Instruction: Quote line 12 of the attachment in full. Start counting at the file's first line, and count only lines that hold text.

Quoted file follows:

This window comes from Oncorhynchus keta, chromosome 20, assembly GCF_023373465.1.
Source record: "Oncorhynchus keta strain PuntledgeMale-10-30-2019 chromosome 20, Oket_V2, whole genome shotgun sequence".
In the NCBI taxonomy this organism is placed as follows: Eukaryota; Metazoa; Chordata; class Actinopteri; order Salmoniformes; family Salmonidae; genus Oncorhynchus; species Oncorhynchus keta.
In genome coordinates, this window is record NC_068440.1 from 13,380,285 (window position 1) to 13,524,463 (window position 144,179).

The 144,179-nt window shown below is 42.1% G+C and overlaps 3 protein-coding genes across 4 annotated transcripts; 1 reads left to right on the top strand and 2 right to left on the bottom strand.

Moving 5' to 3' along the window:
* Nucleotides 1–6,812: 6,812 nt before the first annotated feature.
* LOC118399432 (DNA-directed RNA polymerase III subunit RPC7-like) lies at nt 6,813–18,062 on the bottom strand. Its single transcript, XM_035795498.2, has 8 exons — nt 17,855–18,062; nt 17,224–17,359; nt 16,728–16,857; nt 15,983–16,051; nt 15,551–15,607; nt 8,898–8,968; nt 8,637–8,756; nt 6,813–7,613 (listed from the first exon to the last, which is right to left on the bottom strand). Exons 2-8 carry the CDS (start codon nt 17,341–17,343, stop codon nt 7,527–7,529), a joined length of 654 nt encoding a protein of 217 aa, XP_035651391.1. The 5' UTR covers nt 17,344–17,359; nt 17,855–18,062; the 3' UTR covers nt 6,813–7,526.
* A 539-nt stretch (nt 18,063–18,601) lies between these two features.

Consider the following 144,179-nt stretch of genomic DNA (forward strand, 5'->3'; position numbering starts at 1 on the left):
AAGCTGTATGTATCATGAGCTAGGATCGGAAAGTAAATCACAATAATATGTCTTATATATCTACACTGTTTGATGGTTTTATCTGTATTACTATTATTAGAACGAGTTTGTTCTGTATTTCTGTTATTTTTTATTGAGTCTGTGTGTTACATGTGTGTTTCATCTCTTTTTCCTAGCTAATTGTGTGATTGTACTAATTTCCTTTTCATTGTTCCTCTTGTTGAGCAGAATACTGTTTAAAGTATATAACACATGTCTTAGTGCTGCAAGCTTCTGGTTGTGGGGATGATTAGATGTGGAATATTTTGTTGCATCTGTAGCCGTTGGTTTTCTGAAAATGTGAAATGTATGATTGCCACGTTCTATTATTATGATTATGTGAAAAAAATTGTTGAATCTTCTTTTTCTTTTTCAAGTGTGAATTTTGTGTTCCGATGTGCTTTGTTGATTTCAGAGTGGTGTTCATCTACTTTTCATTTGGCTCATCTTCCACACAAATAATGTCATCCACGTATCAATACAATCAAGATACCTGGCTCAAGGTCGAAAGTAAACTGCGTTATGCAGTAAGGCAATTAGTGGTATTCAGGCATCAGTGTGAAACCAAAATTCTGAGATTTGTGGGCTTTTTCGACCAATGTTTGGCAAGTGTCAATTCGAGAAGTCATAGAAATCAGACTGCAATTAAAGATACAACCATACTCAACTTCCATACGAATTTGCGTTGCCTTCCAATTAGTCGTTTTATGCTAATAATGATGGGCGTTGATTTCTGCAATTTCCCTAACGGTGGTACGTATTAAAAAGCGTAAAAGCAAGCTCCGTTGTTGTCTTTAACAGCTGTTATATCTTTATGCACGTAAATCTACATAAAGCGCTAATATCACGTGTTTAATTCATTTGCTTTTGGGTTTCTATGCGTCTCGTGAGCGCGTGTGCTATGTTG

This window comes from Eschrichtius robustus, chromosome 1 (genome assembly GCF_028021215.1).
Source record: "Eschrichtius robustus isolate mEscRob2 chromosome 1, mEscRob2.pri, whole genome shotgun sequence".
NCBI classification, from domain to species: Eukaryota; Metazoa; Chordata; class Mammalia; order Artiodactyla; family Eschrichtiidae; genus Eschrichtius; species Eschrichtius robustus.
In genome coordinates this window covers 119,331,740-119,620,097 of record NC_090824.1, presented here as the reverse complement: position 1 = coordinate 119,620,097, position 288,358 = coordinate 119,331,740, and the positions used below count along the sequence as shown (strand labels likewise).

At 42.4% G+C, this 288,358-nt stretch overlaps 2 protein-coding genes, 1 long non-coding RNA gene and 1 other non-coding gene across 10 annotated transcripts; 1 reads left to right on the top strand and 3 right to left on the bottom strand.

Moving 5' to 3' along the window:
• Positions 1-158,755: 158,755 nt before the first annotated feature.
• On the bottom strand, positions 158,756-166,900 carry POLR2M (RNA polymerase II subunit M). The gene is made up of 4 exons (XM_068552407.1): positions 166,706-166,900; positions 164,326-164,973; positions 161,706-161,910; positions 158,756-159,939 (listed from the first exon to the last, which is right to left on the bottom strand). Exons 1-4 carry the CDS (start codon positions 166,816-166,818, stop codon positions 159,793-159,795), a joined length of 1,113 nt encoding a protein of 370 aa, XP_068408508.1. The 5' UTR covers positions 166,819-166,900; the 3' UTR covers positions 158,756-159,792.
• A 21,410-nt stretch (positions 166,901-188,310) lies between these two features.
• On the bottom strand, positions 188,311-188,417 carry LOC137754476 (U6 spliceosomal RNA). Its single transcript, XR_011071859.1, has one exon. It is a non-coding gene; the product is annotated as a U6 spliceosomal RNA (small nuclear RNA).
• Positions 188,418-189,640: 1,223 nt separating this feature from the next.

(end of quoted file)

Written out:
This window comes from Eschrichtius robustus, chromosome 1 (genome assembly GCF_028021215.1).